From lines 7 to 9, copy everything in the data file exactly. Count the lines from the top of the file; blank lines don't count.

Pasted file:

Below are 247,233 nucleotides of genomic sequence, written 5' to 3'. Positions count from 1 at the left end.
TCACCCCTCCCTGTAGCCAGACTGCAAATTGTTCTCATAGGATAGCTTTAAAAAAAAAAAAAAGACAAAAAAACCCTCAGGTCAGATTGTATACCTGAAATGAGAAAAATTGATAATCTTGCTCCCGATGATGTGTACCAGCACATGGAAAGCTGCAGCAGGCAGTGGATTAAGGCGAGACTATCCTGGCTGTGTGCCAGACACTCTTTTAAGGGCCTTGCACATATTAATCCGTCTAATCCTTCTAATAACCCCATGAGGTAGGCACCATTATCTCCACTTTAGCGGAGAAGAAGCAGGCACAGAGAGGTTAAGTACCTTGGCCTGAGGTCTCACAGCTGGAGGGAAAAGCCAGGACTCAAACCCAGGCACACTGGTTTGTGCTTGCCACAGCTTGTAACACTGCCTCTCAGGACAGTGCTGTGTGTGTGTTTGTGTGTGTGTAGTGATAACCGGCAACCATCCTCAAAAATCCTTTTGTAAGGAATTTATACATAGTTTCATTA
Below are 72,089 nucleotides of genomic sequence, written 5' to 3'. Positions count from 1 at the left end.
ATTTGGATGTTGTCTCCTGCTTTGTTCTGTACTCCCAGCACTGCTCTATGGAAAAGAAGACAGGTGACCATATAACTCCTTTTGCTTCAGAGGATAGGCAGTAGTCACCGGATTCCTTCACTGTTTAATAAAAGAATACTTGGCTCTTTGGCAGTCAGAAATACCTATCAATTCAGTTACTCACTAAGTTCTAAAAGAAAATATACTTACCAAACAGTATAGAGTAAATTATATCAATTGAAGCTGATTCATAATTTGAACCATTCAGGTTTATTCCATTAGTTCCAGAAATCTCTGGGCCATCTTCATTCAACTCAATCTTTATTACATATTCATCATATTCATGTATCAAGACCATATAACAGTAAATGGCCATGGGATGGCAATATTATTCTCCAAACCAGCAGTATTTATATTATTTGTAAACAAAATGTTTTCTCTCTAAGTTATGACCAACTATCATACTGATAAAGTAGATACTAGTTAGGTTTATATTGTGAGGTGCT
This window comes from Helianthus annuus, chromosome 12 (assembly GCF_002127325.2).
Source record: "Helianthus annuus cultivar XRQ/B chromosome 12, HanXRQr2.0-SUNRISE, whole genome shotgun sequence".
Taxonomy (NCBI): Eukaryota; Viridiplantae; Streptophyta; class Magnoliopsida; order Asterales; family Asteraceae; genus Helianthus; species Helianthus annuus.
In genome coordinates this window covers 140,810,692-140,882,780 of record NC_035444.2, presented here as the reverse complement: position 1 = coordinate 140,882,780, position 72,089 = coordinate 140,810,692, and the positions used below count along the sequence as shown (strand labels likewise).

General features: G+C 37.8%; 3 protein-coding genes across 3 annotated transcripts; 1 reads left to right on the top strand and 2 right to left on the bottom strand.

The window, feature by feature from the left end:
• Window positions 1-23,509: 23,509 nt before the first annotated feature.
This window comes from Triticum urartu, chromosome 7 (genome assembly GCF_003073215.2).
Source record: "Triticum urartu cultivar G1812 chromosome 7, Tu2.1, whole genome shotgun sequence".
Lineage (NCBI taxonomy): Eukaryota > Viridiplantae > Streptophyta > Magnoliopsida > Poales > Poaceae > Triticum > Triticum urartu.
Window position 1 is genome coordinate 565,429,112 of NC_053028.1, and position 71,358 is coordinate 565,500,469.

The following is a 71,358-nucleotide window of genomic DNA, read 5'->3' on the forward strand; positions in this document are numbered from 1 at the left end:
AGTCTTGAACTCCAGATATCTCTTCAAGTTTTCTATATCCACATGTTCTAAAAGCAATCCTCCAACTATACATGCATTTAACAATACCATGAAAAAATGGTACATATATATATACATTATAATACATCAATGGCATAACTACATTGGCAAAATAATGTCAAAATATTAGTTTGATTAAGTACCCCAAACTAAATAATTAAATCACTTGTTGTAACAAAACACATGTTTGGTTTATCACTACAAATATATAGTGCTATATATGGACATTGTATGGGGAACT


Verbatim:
Taxonomy (NCBI): Eukaryota; Viridiplantae; Streptophyta; class Magnoliopsida; order Asterales; family Asteraceae; genus Helianthus; species Helianthus annuus.
In genome coordinates this window covers 140,810,692-140,882,780 of record NC_035444.2, presented here as the reverse complement: position 1 = coordinate 140,882,780, position 72,089 = coordinate 140,810,692, and the positions used below count along the sequence as shown (strand labels likewise).

General features: G+C 37.8%; 3 protein-coding genes across 3 annotated transcripts; 1 reads left to right on the top strand and 2 right to left on the bottom strand.